Raising Cane

Cane Syrup  and Cane Grinding

Pioneer Florida Museum & Village

The Museum  has hosted a traditional cane syrup making demonstrations, making syrup the old fashioned way. Using a technique that has been practiced for several hundred years, volunteers grind sugar cane into juice using a mule or tractor powered mill and then boil the juice into cane syrup. The process takes approximately six hours to complete with four of those hours reserved for the cooking process. Once completed, the syrup is then for sale in the Museum’s gift shop as a fundraiser. Cane syrup was a staple of the pioneer’s diet and remains a favorite among life long residents of the South.


Charlie Kirksey, the head of the Museum’s syrup operation, says that “eighty gallons of juice will make eight to ten gallons of syrup”. Kirksey is also quick to point out that the Museum’s syrup mill is home to several examples of early grinders and a cooking kettle that dates back to the Civil War. He also says that he and other volunteers are “dedicated to preserving this old time method”. Head on out to the Museum and experience this unique process.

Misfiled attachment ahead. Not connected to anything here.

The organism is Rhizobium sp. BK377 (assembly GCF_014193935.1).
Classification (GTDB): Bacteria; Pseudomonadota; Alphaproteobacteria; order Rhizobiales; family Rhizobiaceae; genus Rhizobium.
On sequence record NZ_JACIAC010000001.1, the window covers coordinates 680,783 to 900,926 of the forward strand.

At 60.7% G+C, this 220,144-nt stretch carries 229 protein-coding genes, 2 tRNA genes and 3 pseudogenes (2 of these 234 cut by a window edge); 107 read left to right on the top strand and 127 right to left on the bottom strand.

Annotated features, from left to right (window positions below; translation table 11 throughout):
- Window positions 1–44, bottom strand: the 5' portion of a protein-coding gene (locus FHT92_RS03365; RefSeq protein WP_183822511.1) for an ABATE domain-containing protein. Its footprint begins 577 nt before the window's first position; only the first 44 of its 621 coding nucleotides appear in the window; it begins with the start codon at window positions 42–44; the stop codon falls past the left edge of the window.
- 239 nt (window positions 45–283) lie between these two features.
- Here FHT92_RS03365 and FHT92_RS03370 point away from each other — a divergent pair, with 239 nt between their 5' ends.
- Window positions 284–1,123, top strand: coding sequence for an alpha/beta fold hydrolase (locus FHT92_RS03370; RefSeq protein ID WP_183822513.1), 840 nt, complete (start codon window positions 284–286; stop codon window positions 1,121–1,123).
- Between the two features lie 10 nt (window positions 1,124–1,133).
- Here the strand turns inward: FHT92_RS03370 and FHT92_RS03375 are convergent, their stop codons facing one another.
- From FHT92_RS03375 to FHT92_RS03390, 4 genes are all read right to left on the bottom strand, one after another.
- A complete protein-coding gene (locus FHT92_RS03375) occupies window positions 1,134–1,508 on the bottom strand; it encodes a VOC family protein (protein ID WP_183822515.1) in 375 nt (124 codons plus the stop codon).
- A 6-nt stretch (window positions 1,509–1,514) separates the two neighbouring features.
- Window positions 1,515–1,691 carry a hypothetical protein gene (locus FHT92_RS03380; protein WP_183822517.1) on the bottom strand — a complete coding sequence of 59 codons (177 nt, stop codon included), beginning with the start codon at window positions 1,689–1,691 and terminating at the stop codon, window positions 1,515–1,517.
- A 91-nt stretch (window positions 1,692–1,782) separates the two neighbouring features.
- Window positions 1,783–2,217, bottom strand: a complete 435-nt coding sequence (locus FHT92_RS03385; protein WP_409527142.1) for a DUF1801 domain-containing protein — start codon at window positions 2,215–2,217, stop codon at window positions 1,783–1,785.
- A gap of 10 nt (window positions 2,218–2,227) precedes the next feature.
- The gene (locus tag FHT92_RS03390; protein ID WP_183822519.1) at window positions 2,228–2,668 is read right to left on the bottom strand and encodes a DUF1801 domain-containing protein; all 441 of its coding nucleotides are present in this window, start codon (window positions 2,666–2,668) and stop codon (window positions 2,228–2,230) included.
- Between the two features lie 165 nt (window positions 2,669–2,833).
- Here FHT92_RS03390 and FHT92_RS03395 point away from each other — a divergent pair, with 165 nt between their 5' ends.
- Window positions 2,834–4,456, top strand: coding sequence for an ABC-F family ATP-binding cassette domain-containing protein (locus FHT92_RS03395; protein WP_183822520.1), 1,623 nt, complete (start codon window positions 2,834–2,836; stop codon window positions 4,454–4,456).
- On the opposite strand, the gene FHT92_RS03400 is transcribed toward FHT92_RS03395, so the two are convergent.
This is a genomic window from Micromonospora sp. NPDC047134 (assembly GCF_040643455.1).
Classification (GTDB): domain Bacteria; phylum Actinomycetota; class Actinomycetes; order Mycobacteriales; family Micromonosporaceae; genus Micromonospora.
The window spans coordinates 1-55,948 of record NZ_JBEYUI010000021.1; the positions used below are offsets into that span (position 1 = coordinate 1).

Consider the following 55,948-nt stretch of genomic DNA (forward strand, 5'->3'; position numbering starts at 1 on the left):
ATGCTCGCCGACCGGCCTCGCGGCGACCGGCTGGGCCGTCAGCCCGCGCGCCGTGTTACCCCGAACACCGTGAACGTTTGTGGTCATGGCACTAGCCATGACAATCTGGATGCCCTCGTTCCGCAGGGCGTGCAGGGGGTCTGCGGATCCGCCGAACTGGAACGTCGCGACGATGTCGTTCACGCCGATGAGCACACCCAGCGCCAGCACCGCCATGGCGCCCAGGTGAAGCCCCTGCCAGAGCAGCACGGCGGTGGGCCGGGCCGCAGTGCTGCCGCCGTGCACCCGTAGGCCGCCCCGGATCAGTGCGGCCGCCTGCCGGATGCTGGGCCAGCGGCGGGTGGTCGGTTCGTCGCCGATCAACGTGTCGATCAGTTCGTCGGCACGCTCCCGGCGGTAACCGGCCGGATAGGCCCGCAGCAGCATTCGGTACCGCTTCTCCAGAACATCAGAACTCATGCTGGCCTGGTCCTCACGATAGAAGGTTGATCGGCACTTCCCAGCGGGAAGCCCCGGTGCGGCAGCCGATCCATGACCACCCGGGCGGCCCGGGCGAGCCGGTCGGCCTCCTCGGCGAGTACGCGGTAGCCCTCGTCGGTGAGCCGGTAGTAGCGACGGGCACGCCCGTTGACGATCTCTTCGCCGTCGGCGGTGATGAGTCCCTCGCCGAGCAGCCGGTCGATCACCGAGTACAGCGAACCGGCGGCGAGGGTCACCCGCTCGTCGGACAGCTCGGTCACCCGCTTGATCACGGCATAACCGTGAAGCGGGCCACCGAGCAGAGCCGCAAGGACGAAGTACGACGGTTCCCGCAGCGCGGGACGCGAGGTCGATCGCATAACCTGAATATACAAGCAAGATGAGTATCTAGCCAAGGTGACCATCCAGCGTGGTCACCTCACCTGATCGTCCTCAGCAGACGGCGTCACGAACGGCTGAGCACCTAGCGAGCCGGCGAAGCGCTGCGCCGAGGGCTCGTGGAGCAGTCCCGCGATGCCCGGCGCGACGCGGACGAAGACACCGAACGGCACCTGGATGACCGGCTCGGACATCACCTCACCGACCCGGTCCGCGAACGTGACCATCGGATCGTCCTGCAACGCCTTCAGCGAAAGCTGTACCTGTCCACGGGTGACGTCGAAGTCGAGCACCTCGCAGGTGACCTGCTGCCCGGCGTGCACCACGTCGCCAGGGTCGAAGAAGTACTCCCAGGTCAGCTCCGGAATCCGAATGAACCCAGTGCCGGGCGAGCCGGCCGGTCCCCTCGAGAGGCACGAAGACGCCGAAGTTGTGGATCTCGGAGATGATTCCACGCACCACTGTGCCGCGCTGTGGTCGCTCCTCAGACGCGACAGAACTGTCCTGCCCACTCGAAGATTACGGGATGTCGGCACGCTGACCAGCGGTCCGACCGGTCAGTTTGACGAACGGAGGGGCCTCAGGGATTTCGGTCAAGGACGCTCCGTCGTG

There has been a syrup tasting contest with more than two dozen syrup-makers from around the state bringing in their samples to be judged on taste, color, pour, and clarity.

Special events feature garden tractor pull in the early afternoon, hand-made crafts, and traditional musicians. The concession stand will be open with syrup-sopping biscuits as well as pulled pork sandwiches.

The Pioneer Florida Museum is a nonprofit organization dedicated to preserving Florida’s pioneer heritage. The museum is open Tuesday through Saturday 10 am to 5 pm. The museum is located one mile north of downtown Dade City, off of US 301 at15602 Pioneer Museum Road.

 More about our Cane Mill....